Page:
On the death of Frank Keating

No, I didn\’t read much of him over the years. Much of his output being in The Guardian which I didn\’t really read until it all went online. By which time he was winding down.

Yet there is one piece of his that I do recall. From Punch.

About a rugby tour: and I cannot remember whether it was the Lions or England. Probably England.

Talking about how New Zealand women were wide of beam, free with their favours, until they settle down into cardigans and raise sheep (or some such, the exact details are difficult to recall at this distance). Then the killer line, and once a generation they send their sons down onto the pitch to slaughter the English.

I\’ve really not remembered it all that well. The details of it that is.

It\’s a bit like that other maestro of the same magazine, Alan Coren. The general tone of the piece stays over the years. As with the memory of \”Jeebus, but that was a fine piece!\” (say, Coren\’s description of how Aaron and Moses came to write the Pentateuch). But the finer details slip away for it was indeed those that made them such fine pieces. The tricks and twists and turns, the way that general subject was treated, the mastery of the prose if you like.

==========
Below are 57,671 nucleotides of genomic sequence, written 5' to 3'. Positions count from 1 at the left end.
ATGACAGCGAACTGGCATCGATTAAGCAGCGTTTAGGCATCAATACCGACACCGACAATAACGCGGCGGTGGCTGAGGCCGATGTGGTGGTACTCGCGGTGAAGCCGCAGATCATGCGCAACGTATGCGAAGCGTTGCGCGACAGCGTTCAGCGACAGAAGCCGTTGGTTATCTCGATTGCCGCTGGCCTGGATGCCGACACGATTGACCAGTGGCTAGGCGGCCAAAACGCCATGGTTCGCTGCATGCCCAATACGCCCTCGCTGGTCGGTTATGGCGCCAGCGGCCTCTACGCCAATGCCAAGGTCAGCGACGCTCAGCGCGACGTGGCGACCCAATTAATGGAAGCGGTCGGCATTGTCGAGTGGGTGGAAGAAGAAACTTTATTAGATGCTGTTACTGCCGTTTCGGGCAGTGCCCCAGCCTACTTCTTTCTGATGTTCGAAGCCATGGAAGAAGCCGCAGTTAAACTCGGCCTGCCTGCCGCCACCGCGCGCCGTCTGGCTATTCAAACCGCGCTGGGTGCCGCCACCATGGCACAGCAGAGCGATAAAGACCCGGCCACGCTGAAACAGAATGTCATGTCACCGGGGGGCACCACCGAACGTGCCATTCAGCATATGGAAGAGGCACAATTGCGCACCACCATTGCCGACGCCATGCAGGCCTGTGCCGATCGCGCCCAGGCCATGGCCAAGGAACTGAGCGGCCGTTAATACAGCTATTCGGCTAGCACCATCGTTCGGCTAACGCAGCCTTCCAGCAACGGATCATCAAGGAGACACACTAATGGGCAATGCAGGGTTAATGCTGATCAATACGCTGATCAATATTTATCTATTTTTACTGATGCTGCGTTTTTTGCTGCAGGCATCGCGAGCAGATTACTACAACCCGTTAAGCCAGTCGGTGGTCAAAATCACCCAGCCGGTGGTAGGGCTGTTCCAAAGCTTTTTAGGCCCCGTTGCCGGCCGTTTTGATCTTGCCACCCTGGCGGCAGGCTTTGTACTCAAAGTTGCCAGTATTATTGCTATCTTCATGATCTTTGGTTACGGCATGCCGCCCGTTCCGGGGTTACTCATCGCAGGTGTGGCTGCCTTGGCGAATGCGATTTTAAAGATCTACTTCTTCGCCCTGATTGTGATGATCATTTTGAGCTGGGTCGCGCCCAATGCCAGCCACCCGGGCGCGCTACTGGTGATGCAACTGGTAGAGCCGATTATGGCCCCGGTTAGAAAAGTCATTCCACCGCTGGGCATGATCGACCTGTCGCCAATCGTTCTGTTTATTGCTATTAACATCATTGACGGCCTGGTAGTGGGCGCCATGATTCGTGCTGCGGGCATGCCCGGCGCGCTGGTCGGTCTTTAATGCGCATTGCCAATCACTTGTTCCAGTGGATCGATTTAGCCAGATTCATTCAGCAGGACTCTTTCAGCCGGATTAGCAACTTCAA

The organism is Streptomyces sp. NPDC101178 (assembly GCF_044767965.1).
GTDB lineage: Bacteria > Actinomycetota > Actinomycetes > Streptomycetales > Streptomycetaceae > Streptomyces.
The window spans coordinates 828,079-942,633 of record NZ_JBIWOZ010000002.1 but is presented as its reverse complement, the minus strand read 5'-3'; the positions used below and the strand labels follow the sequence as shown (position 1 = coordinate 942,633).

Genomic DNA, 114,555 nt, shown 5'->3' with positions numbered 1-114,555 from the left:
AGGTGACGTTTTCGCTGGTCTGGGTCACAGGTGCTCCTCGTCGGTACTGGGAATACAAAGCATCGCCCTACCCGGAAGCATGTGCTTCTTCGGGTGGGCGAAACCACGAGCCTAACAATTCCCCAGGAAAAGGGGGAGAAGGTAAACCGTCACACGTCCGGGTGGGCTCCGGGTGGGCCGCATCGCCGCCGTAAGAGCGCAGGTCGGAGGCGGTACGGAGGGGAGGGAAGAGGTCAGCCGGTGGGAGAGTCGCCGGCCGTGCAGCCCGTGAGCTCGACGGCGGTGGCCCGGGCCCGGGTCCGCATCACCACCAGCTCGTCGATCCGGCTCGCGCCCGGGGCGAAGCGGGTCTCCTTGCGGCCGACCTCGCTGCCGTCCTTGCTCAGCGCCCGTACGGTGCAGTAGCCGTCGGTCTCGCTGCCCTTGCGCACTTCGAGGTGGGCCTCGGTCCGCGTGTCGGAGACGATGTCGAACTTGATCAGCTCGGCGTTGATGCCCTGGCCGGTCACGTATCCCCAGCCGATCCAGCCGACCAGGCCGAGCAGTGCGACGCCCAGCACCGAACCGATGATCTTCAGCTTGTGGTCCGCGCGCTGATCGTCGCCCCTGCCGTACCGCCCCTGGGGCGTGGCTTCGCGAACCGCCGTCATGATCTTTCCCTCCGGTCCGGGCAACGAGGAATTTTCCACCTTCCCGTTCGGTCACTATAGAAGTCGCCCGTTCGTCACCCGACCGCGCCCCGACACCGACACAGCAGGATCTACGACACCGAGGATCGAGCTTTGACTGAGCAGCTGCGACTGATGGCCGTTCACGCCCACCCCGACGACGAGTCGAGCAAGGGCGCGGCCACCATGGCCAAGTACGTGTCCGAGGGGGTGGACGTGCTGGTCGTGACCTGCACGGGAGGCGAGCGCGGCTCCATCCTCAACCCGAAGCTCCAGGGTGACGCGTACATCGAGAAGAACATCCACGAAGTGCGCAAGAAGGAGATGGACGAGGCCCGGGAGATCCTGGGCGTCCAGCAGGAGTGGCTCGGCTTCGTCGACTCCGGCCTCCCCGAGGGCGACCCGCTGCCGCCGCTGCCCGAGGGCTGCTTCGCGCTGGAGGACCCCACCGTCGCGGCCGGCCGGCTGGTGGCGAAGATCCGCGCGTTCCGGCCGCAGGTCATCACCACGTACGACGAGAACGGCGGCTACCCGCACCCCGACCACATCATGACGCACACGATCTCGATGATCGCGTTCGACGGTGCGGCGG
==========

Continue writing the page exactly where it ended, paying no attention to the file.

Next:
Like most of mediocre talent I\’m deeply, deeply, jealous of those who really have it. And also extraordinarily glad that they do for their output provides such pleasure. The complaint of \”But why can\’t I do that?\” fades before the realisation that I\’m so glad that someone, even if not me, can.

That I can\’t remember the details of sports column of 30 years ago is a failing of mine. That I remember the glory of that column of 30 years ago is a testimony to the skill of the late Mr. Keating.

4 thoughts on “On the death of Frank Keating”

  1. Wodehouse, G Greene, Waugh and Dickens have the same effect on me. I’m envious of their ability, but glad beyond words that someone at least has it.

  2. Well said. It is perhaps a pity that as well as his written work Coren’s legacy also includes his brats.

  3. I used to buy Punch simply to read Coren, the rest was just a bonus. Sadly neither of Alan Coren’s offspring appear to have inherited his genius, settling nicely into the role of averagely talented sons and daughters of famous people in the media who get a coveted job on account of err…..their talent. Many of whom of course then write opinion columns about the old school tie and the class system….

Leave a Reply

Your email address will not be published. Required fields are marked *